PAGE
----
Millions of rural people in the developing world depend on trees for food, cooking fuel, shelter, medicine and income. Of the thousands of wild tree species important to people for nutrition and livelihoods, many are becoming scarce. The drivers of forest biodiversity loss are well-known, for example: over exploitation, slash and burn agriculture, changing climate, invasions of exotic species and over-grazing by domestic livestock.
Although several organizations are tackling these problems, Bioversity International occupies a unique niche, studying at a global level, how to use and conserve valuable tree genetic resources.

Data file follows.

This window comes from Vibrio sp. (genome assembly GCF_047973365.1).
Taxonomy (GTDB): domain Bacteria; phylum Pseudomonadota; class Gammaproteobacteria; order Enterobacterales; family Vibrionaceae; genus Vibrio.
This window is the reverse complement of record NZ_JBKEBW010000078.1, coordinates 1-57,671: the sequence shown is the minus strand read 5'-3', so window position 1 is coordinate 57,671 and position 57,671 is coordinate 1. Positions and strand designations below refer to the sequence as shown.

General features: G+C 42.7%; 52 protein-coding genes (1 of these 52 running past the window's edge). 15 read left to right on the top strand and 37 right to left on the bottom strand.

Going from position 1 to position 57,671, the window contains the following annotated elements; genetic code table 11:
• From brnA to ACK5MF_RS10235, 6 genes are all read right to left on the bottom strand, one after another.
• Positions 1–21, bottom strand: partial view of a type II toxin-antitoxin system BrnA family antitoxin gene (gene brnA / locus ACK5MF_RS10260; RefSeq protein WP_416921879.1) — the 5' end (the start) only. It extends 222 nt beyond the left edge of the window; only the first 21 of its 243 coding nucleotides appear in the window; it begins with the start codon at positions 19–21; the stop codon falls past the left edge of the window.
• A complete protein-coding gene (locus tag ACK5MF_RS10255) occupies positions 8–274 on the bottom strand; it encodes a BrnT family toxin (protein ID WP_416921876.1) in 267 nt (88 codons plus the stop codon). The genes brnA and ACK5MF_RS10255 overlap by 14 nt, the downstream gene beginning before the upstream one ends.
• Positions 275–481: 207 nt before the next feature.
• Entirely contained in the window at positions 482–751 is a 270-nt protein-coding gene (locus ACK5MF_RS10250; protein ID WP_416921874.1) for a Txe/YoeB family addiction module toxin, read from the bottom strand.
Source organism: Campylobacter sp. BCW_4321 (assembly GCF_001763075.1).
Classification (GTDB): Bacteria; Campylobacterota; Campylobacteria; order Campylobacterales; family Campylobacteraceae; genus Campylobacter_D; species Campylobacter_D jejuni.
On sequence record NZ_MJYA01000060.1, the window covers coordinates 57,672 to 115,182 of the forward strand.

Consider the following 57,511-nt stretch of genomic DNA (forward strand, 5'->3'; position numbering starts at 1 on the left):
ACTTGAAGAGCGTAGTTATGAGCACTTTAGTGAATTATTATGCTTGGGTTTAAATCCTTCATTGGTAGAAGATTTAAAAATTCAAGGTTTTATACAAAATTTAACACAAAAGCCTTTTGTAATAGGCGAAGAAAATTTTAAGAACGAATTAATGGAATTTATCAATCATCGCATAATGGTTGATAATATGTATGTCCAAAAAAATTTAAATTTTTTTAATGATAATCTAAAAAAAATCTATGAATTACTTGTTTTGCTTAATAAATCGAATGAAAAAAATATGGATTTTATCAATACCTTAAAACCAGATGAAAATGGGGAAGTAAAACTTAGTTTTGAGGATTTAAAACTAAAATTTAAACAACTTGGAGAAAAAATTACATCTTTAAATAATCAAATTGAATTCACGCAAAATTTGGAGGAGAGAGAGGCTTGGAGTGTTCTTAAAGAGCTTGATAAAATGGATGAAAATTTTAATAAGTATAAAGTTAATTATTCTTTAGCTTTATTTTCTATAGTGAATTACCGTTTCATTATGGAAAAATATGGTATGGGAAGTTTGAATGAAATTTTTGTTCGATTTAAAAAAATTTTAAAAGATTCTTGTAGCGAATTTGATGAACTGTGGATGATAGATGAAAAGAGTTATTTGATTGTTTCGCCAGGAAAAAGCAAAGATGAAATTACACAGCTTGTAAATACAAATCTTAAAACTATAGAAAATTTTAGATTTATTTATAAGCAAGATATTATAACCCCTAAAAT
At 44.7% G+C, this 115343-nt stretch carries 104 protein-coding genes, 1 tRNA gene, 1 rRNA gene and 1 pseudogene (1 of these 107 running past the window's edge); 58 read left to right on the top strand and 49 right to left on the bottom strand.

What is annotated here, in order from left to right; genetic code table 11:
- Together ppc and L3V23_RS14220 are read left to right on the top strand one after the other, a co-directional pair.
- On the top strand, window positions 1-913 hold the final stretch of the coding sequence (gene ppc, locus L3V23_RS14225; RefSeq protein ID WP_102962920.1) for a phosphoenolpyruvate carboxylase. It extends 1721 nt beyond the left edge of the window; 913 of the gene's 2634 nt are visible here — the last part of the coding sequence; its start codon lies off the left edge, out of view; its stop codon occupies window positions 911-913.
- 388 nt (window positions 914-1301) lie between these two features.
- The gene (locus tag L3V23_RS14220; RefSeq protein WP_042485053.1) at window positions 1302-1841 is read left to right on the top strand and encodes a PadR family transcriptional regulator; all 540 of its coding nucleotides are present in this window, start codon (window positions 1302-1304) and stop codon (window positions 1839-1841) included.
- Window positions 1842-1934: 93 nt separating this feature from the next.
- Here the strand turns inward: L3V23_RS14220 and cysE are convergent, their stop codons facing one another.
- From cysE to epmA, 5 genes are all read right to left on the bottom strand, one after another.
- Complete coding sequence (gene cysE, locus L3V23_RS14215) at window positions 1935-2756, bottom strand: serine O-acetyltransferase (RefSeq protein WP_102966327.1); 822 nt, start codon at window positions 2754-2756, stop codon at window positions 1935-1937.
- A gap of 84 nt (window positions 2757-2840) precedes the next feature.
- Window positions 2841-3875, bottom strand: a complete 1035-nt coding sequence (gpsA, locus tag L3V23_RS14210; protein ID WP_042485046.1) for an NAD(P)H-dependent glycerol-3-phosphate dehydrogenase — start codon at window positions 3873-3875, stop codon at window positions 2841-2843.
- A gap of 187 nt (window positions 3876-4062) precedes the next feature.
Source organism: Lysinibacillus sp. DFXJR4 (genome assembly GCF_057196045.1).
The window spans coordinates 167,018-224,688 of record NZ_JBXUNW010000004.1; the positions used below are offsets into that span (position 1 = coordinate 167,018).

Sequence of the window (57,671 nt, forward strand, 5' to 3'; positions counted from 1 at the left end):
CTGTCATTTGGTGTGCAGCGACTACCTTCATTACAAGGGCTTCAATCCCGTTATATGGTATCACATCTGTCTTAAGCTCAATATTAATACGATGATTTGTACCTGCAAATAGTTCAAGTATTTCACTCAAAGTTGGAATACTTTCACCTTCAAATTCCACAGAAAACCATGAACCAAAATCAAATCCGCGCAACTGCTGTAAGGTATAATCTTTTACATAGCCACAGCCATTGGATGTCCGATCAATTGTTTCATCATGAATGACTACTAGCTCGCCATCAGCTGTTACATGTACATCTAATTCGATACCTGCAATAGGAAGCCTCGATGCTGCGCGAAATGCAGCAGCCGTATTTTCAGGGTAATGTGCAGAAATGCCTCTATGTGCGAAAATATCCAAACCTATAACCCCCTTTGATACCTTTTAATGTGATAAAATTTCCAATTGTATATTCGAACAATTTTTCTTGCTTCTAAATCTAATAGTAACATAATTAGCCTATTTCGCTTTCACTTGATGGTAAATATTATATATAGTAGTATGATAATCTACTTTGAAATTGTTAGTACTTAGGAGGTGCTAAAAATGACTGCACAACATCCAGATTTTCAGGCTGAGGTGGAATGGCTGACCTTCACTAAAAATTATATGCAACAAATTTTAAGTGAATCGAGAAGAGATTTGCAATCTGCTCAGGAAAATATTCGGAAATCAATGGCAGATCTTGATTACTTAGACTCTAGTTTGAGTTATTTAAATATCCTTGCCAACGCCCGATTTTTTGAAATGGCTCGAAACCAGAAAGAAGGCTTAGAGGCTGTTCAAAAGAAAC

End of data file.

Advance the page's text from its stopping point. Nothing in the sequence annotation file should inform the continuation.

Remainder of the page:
Bioversity International’s tree genetic resources research focuses on documenting the diversity within tree species that are important for people, analyzing the threats to trees and their genetic resources and learning how these threats can be addressed to achieve their conservation and sustainable use in protected areas, managed forests and woodlands.
Bioversity International also works on cacao and coconut genetic resources research around the globe. Learn more about the conservation and use of bananas & tree crops.
Bioversity International’s forest research contributes to the CGIAR Research Program on Forests, Trees and Agroforestry: Livelihoods, Landscapes and Governance.